Total cost of ownership (TCO) isn’t a complicated concept. Simply put, it’s the sum of the upfront cost of a product or service and the direct and indirect costs incurred during its lifetime.

It’s likely to be how most of us consider a large purchase in our personal lives. Let’s say you’re in the market for a new car. You’ve narrowed your selection down to a few potential vehicles that meet your needs. Naturally, within the potential cars there will be a range of prices. To make a final decision, the discerning buyer might go on to compare running costs for the vehicles: how much are they likely to depreciate, how much do they cost to insure, service, refuel, etc. Intuitively, total cost of ownership has been considered.

Nevertheless, many buyers considering an IT infrastructure upgrade can fall into a pattern of using upfront cost as their key criteria. Not only does this inadvertently neglect potential products or solutions that may be much better suited, but in the long run may actually end up costing a lot more.

For most organizations there are usually multiple stakeholders involved in the IT purchasing process with the number increasing with company size. Our first touch point with customers tends to be with the IT folks. Testing out Meraki first-hand, we’re always amazed at how quickly they fall in love with the technology. Naturally the IT folks are convinced, but the next step in the buying process is typically around gaining buy-in from the various other functions in the internal buying chain. The stakeholders in this stage are frequently non-technical and have their own KPIs to satisfy. At this point we’re often asked by customers and partners alike for stats or numbers to quantify how much Meraki customers are saving in operational costs.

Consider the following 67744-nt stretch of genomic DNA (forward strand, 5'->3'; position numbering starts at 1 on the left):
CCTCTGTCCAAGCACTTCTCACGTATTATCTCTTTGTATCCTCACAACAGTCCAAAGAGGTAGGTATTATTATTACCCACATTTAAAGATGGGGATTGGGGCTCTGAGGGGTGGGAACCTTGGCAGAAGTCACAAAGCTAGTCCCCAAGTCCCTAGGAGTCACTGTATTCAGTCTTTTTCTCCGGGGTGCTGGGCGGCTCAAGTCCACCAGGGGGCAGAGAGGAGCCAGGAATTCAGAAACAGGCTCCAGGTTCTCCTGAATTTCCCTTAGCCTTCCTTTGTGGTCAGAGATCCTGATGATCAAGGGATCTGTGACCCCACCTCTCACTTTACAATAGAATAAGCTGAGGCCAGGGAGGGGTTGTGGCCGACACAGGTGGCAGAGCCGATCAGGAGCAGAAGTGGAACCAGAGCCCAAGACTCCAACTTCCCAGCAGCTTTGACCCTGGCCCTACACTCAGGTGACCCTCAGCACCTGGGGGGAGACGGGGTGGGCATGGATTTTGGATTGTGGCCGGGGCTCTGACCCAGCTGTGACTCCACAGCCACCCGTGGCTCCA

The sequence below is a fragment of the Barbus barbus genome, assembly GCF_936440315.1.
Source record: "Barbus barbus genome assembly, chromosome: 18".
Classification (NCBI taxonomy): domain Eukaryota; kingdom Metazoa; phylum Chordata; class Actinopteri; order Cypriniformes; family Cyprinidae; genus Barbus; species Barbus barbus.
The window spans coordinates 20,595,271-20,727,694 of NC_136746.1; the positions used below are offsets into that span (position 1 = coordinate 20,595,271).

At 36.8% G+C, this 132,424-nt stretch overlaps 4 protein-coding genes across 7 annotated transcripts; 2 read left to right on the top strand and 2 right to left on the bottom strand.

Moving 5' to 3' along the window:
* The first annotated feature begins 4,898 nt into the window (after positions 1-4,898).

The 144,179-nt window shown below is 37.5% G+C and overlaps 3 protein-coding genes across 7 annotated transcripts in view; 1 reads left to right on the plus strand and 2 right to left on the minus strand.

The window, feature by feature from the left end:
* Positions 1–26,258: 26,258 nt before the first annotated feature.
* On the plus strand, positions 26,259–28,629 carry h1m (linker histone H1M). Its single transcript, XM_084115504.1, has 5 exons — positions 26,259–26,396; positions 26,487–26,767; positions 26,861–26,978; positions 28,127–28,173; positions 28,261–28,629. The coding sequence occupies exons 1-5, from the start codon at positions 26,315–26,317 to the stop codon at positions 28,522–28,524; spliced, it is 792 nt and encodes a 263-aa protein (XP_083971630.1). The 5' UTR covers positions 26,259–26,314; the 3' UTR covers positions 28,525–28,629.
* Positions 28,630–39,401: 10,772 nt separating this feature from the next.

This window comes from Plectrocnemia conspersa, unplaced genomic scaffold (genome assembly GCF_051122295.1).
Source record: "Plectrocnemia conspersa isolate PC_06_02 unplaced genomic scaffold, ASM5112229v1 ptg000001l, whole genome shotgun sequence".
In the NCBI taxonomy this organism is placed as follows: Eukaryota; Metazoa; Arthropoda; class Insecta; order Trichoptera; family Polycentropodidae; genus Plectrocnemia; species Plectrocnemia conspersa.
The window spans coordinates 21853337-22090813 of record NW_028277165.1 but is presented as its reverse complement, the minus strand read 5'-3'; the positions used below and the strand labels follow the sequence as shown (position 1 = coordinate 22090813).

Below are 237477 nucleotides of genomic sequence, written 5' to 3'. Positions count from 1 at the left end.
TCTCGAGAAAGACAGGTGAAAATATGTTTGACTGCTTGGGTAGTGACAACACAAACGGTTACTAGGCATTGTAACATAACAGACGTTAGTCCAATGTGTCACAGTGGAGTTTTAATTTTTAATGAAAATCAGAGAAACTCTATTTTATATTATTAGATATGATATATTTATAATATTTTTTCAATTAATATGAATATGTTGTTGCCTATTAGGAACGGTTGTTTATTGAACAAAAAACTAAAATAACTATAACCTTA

We set about acquiring this information and interviewed existing Meraki customers across various verticals to quantify how much time and money they’re saving compared to more traditional technologies. The results are now in:


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Highlights from the infographic:

  • Gartner estimates that 80% of total IT costs occur after the initial purchase (OpEx)
  • Meraki customers stand to save in the region of 90% on OpEx
  • Savings in shopping around for the cheapest hardware are likely to pale in comparison to the potential savings in OpEx with Meraki
  • A Wireless (Verizon authorized reseller) can bring 6 stores live with Meraki technology for the cost of bringing one store live with traditional technology
  • Bar S Foods saved over $5M in production revenue with Meraki over 5 years
  • CNOS chose to deploy Meraki even though hardware costs were 15% more than traditional technology. CNOS was able to recover the difference in CapEx within 16 months over a 5-year comparison.

The moral of the story here could be likened to the age-old adage “don’t judge a book by its cover.” The true value of Meraki technology cannot simply be judged by its upfront cost. Try out Meraki for yourself and use the TCO infographic to help quantify to non-IT stakeholders in your organization the value of Meraki.